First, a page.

SAN DIEGO — With a little more than a month before Halloween, costume super-stores are popping up around the country. So far sales are down – perhaps an indication that people will skip Halloween this year amid the pandemic.
A San Diego woman in the costume business says not so fast.
“The plan is, this year, to set the cemetery and put candy throughout the cemetery,” Maria Neuland said. “We’re going to put them in cellophane bags and sprinkle them throughout the graveyard.”
Neuland is owner of Seeing Red, Inc. Costumes are her livelihood so she’s doing everything she can to save the time-honored tradition by coming up with ideas for a no-contact Halloween.
“It’s been a long, hard year for everyone and we want to make sure kids have an opportunity to celebrate Halloween — and they can!” she said. “And we do it by following all the guidelines that we do when we go to grocery store. Its as simple as that.”
This comes as the Centers for Disease Control and Prevention is warning against traditional door-to-door trick-or-treating, saying it a high-risk activity for the spread of COVID-19. Neuland said there are ways to modify your plans.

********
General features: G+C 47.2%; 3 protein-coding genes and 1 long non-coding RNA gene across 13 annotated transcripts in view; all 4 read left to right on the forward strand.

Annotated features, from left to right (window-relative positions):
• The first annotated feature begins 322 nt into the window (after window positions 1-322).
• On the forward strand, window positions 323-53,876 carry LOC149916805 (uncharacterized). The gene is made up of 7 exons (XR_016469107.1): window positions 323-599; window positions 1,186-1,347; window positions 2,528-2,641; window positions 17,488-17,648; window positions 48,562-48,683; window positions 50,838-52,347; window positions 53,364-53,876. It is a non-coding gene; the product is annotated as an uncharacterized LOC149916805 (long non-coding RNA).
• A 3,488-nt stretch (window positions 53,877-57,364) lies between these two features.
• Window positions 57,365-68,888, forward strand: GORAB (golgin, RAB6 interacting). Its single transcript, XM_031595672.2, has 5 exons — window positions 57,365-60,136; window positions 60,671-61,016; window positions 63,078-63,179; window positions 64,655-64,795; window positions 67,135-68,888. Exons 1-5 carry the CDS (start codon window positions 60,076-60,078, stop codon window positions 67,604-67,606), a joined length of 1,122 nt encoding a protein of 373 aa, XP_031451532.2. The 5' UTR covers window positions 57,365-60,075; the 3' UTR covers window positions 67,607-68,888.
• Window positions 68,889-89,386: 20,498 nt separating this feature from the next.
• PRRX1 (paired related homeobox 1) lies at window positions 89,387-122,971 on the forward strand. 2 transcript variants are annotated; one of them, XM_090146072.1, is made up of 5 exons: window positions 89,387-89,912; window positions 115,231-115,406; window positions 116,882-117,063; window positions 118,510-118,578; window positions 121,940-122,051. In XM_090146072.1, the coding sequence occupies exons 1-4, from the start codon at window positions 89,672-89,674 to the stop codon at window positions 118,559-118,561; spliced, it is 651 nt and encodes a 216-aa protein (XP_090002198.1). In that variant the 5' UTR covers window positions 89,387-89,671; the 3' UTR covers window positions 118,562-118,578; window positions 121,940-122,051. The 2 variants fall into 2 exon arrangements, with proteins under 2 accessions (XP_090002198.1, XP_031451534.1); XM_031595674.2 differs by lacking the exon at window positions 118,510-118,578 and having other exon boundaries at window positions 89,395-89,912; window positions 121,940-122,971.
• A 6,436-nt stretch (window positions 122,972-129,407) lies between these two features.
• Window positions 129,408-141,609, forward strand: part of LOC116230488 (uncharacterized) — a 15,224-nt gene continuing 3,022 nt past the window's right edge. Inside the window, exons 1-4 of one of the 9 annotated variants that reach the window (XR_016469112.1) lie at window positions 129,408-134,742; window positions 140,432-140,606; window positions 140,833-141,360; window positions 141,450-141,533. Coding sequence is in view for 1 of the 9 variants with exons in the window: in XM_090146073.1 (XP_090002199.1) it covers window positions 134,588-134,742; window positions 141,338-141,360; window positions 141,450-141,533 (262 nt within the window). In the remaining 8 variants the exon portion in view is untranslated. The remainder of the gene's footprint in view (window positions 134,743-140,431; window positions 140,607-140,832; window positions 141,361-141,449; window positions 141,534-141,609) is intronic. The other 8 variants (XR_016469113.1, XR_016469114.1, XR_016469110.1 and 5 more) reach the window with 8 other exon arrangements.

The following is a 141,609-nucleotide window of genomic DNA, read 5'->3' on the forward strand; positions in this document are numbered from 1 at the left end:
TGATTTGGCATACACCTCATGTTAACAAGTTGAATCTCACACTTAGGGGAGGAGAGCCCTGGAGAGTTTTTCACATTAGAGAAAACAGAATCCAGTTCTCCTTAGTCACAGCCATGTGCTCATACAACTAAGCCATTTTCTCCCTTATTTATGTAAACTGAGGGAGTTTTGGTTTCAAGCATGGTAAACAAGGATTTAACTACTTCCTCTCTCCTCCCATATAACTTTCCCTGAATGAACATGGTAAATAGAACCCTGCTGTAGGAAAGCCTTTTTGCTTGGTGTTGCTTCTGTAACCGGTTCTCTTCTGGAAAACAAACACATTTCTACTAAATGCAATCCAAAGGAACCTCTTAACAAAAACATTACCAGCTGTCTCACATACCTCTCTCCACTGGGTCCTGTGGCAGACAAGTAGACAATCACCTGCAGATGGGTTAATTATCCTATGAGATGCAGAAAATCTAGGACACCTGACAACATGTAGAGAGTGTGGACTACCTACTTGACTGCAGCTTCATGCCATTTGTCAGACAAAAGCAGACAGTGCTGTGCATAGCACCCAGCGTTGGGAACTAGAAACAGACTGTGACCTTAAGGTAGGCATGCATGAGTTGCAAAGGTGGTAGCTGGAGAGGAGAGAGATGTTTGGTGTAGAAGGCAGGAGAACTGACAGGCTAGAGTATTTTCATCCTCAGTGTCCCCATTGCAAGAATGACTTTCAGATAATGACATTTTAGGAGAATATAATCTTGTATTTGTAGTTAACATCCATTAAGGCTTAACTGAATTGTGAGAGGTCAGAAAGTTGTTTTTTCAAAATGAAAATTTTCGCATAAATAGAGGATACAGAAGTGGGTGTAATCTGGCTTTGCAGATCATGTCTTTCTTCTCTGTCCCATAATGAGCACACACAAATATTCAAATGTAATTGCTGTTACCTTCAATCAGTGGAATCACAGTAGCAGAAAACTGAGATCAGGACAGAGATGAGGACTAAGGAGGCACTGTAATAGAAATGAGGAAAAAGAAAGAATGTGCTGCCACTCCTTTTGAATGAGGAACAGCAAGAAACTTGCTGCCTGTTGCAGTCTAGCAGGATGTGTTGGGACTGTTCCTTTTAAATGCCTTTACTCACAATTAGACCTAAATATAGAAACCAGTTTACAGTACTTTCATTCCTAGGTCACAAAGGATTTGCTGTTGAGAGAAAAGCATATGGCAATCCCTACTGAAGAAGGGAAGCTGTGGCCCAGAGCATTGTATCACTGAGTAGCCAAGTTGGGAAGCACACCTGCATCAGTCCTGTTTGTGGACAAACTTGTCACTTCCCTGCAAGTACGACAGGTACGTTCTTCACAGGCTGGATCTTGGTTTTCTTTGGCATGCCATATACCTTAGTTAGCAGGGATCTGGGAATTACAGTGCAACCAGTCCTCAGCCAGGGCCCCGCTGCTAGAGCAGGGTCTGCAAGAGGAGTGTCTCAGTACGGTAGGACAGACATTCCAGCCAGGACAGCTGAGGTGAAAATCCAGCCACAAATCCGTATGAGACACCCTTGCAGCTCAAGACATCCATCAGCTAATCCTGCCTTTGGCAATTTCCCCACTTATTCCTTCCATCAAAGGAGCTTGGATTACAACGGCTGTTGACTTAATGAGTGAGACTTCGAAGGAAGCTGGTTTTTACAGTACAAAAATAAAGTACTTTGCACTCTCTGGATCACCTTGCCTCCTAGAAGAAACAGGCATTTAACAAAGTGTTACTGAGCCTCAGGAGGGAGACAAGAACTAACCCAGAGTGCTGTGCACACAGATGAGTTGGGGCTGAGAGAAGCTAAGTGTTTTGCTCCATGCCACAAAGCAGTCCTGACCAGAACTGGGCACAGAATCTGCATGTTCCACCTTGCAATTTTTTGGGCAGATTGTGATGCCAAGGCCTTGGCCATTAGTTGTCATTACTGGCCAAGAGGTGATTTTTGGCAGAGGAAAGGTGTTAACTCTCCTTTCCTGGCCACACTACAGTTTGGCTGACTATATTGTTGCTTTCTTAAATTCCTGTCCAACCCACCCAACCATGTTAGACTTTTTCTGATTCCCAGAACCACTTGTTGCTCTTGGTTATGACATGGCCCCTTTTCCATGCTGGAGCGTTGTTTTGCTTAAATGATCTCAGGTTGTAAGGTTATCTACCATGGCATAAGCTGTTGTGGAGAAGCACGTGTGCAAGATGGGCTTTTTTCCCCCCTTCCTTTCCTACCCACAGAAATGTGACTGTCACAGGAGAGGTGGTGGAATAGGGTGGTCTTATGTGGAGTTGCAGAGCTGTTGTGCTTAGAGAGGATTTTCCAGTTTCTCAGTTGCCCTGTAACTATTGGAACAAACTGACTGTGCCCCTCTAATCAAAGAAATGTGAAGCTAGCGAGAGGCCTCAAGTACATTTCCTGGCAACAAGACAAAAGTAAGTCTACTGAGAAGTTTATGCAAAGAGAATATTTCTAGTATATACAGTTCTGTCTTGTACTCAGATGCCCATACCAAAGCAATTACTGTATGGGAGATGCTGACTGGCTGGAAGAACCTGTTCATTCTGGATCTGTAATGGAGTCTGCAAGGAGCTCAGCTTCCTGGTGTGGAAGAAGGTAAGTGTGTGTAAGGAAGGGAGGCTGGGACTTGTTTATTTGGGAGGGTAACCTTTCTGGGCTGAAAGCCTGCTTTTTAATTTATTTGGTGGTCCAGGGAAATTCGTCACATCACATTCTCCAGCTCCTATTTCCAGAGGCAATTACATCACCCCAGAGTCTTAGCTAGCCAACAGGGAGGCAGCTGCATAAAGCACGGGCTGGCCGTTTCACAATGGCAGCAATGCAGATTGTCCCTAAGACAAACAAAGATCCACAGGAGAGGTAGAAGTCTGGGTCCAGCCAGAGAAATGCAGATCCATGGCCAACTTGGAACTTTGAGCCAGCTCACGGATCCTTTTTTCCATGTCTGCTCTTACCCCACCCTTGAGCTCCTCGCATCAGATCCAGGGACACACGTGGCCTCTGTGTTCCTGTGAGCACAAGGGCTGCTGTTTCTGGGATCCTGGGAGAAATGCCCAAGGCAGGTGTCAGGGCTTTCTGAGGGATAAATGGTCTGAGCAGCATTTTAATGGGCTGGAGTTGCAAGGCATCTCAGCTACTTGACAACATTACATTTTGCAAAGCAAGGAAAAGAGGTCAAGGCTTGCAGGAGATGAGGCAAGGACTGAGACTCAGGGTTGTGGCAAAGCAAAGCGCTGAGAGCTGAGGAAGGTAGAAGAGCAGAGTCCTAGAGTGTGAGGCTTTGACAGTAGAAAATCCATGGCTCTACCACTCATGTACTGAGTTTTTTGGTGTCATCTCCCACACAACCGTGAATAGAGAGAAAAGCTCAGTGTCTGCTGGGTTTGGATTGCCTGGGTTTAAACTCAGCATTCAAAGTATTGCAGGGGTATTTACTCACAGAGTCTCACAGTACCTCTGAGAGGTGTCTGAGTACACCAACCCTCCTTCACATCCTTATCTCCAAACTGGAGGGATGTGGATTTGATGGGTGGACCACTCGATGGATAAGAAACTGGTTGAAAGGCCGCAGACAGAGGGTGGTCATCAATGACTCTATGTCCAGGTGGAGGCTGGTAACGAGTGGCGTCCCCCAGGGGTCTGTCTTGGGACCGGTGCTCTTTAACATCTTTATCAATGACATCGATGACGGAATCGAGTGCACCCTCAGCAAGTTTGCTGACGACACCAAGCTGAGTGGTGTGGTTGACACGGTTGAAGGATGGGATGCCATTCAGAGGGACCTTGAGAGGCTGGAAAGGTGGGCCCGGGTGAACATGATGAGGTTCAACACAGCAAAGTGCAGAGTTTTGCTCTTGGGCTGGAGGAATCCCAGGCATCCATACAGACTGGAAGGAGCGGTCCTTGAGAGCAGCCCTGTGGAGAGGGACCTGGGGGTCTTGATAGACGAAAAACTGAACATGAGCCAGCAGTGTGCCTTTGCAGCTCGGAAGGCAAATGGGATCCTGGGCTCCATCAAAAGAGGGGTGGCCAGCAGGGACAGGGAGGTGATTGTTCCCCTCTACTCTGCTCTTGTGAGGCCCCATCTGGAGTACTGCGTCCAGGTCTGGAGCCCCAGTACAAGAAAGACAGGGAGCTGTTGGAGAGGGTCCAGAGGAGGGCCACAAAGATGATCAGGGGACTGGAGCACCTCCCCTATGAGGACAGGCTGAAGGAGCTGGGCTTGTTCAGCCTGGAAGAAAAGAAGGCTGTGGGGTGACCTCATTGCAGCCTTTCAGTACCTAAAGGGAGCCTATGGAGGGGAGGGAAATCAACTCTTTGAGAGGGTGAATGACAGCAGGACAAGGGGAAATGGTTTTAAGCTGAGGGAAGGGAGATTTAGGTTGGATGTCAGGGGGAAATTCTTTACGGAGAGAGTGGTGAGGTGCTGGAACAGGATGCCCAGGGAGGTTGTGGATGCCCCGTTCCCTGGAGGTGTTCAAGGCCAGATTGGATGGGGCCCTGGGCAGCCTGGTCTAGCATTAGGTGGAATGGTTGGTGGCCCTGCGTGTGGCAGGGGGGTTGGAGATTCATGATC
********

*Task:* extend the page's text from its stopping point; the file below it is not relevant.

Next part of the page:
“You lay out your yard, put signage up so they know that you’ve taken time to prepare your area for trick-or-treaters. It can be as simple as putting out a table and spreading out the candy at the table so people aren’t touching and intermingling,” she said.
She said more elaborate plans can include creating a graveyard or porch filled with pumpkins.
“Take the candy and interlace it through the display and that’s something you don’t even need to be there for. You could basically set the candy, come back, check it, set more candy and have very little interaction with trick-or-treaters but still provide the Halloween feel.”
There are many different ways to go about it. An Ohio dad came up with a chute to drop the candy to trick-or-treaters.
“The main thing is, you’re making a pledge to everyone that you’re going to prepare this candy spread out in your yard and that you’re marking distance,” Neuland said. “So if multiple trick-or-treaters come, they know where to stand and there’s some sort of signage to tell them where to go throughout the yard.”
If you do plan on trick-or-treating, Neuland recommends checking your neighborhood’s risk level using a website like this.
“If we can help get everybody on the same page and start to get a little a little buzz behind how we can trick-or-treat and help educate everybody, it’s not as hard as it seems,” Neuland said. “It’s really quite easy if we all stand together. We can do this together.”